JEL: H51 H55 J14 O10 O55
    Date: 2023–10
  4. By: Walid Agrar (ENCGO - Ecole Nationale de Commerce et de Gestion); Mimoun Derraz (Université Mohammed Premier [Oujda])
    Abstract: From the beginning of the 1980s, Morocco, like other emerging countries, organized a set of measures and reforms working in favor of the attractiveness of FDI.FDI represents the "bridge" for African countries to integrate into and be part of the international financial and commercial sphere.Morocco is aware of the role of FDI in economic growth, it has embarked on a project of structural, institutional and regulatory reforms and changes in order to ensure their attractiveness.The presence of FDI in an economy symbolizes an open and efficient internationalized economic system and acts as an engine of economic growth.Through this study, we will demonstrate the effects of FDI on the economic and social growth of Morocco, via an analysis of macroeconomic indicators, to conclude with recommendations drawn on the basis of the practices of pioneering countries in the attraction of FDI. FDI remains a determining factor and a had a degree of influence on the economic growth of Morocco, which is positioned among others such as the promotion of local investment, the development of human capital, etc.
    Abstract: Dès le début des années quatre-vingt le Maroc à l'image d'autres pays émergents a organisé un ensemble de mesures et réformes jouant en faveur de l'attractivité des IDE.Les IDE représentent le « pont » pour les pays africains pour s'intégrer dans la sphère financière et commerciale internationale et d'en faire partie.Le Maroc est conscient du rôle des IDE dans la croissance économique, il s'est engagé dans un chantier de réformes et mutations structurelles, institutionnelles et réglementaires afin d'assurer leur attractivité.La présence des IDE dans une économie symbolise un système économique internationalisé ouvert et efficace et fait office d'un moteur de croissance économique.A travers cette étude, nous allons démontrer les effets des IDE sur la croissance économique et sociale du Maroc, par le biais d'une analyse des indicateurs macroéconomiques, pour conclure avec des recommandations tirées sur la base des pratiques des pays pionniers dans l'attraction des IDE. Les IDE restent un facteur déterminant et d'un degré d'influence sur la croissance économique du Maroc, qui se positionne parmi d'autres tels que la promotion de l'investissement local, le développement du capital humain, etc.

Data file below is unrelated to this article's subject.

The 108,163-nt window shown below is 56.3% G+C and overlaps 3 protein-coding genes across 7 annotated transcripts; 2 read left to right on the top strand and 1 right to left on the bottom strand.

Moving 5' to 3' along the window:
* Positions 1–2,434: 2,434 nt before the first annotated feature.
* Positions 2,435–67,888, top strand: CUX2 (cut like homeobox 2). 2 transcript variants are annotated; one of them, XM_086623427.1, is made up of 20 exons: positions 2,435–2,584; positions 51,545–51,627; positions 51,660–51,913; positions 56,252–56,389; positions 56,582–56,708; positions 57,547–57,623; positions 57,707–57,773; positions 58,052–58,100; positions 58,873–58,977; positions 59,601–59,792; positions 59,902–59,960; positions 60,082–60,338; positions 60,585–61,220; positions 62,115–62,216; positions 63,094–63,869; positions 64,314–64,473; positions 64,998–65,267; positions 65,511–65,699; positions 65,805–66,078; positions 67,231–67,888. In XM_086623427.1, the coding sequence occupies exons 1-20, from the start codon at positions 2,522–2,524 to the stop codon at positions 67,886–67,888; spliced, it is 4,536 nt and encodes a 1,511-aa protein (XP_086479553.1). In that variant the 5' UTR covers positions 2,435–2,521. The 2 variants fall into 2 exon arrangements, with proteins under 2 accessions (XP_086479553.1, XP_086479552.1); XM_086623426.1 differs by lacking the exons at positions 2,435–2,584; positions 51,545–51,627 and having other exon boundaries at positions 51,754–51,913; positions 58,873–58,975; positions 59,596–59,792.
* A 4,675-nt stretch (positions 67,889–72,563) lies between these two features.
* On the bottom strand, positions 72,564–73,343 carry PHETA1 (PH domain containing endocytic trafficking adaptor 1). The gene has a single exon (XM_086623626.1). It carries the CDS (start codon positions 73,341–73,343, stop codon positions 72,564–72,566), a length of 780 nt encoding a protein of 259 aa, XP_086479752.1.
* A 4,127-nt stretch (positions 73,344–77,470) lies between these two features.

Keywords: FDI, economic growth, attractiveness, Morocco, IDE, croissance économique, attractivité, Maroc
    Date: 2023–08
  5. By: Brunori, Paolo; Ferreira, Francisco H. G.; Salas-Rojo, Pedro
    Abstract: Scholars have sought to quantify the extent of inequality which is inherited from past generations in many different ways, including a large body of work on intergenerational mobility and inequality of opportunity. This paper makes three contributions to that broad literature. First, we show that many of the most prominent approaches to measuring mobility or inequality of opportunity fit within a general framework which involves, as a first step, a calculation of the extent to which inherited circumstances can predict current incomes. The importance of prediction has led to recent applications of machine learning tools to solve the model selection challenge in the presence of competing upward and downward biases. Our second contribution is to apply transformation trees to the computation of inequality of opportunity. Because the algorithm is built on a likelihood maximization that involves splitting the sample into groups with the most salient differences between their conditional cumulative distributions, it is particularly well-suited to measuring ex-post inequality of opportunity, following Roemer (1998). Our third contribution is to apply the method to data from South Africa, arguably the world’s most unequal country, and find that almost threequarters of its current inequality is inherited from predetermined circumstances, with race playing the largest role, but parental background also making an important contribution.
    Keywords: inequality; opportunity; mobility; transformation trees; South Africa
    JEL: D31 D63 J62
    Date: 2023–09–01